Miranda v. Arizona (1966)

Summary

The Constitution and Bill of Rights were written to protect the natural rights of citizens, including the rights of the accused. In the landmark case we spotlight this month, Miranda v. Arizona (1966), the Supreme Court held that the government cannot use statements stemming from interrogation “unless it demonstrates the use of procedural safeguards effective to secure the privilege against self-incrimination.”


Student Handout (PDF)

Teacher Key

Resources

Activity

The victim stood up and looked at each of the people in the police lineup. She turned to the officers and identified Ernesto Miranda as the man who had kidnapped and raped her. The Mexican immigrant was arrested and, after being questioned for two hours, Miranda confessed to the crimes in writing. He also acknowledged that he was aware of his right not to incriminate himself. His conviction, however, was overturned by the Supreme Court in this landmark case, Miranda v. Arizona (1966), as the police had not directly informed Miranda of the rights protected by the Fifth and Sixth Amendments.

The Fifth Amendment states that no person “shall be compelled in any criminal case to be a witness against himself. . . .” Further, the Sixth Amendment states that, “In all criminal prosecutions, the accused shall enjoy the right . . . to have the assistance of counsel for his defense.”

Chief Justice Earl Warren wrote for the majority, saying “The Fifth Amendment privilege is so fundamental to our system of constitutional rule….[that] an individual held for interrogation must be clearly informed that he has the right to consult with a lawyer and to have the lawyer with him during interrogation. . . Only through such a warning is there ascertainable assurance that the accused was aware of this right.”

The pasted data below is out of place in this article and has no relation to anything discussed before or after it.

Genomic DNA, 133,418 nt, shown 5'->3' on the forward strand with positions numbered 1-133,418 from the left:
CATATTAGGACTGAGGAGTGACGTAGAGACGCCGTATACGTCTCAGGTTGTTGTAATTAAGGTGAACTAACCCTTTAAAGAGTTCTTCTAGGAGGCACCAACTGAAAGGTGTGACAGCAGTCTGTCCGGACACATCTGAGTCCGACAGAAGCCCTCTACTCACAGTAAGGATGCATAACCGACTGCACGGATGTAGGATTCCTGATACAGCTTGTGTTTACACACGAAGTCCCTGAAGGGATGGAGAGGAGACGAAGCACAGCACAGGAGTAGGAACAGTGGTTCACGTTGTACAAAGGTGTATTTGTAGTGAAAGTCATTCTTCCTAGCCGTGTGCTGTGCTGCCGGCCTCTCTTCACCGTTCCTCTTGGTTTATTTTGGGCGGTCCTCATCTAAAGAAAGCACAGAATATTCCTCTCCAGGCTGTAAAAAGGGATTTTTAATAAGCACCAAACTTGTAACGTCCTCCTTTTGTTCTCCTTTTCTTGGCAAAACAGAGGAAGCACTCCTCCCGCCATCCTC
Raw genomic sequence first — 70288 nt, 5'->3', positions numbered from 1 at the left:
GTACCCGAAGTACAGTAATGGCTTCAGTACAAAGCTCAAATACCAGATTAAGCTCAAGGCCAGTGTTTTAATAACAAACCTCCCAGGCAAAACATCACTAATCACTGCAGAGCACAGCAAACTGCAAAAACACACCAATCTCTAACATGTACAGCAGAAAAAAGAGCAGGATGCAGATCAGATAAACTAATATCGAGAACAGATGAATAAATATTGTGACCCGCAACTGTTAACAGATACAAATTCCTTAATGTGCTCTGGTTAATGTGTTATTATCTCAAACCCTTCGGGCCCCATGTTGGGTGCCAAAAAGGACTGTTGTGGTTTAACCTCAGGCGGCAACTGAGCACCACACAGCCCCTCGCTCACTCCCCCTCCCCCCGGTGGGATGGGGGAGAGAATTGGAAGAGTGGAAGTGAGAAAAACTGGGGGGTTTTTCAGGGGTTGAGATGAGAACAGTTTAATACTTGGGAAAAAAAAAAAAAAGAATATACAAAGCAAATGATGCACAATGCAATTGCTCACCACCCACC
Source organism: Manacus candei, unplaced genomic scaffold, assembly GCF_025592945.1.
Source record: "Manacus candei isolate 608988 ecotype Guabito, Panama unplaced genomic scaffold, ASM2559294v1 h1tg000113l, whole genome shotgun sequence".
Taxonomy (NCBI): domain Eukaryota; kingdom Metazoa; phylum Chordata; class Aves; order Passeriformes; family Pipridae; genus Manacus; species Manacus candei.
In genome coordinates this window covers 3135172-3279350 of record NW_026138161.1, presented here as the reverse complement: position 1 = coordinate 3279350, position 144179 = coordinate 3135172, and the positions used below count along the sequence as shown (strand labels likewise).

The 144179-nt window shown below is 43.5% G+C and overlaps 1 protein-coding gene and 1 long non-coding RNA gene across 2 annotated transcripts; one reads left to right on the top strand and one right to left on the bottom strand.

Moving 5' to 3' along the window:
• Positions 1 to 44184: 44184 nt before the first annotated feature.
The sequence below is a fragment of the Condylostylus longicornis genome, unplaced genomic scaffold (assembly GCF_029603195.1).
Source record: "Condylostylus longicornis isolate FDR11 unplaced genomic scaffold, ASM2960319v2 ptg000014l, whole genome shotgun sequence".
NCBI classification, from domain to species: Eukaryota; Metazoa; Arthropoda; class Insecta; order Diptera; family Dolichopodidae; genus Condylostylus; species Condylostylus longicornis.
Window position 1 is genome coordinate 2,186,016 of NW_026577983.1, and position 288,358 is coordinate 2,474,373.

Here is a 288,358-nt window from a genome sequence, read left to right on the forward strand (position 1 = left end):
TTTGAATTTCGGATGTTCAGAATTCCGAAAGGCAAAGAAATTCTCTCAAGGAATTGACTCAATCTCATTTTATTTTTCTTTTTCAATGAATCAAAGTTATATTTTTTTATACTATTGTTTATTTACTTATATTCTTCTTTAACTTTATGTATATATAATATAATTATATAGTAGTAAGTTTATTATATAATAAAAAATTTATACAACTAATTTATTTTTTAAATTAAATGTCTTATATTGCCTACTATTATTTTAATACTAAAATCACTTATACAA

The Miranda Warnings, as they have come to be known, are: “ You have the right to remain silent. Anything you say can and will be used against you in a court of law. You have the right to have an attorney present before any questioning. If you cannot afford an attorney, one will be appointed to represent you before any questioning. Do you understand these rights?”

In the recent decision of United States v. Dickerson, the Supreme Court said, “Miranda has become embedded in routine police warnings to the point where the warnings have become part of our national culture.”

Questions

  1. Why did the Supreme Court overturn Miranda’s conviction?
  2. According to the Court’s majority opinion, “…the prosecution may not use statements…stemming from…interrogation of the defendant unless it demonstrates the use of procedural safeguards effective to secure the privilege against self-incrimination.” What are the effects of this ruling for accused persons? For society?
  3. Justice Harlan, who wrote the Court’s dissenting opinion in the case, said, “ The social costs of crime are too great to call the new rules anything but a hazardous experimentation…. One is entitled to feel astonished that the Constitution can be read to produce this result.” Do you agree? Why or why not?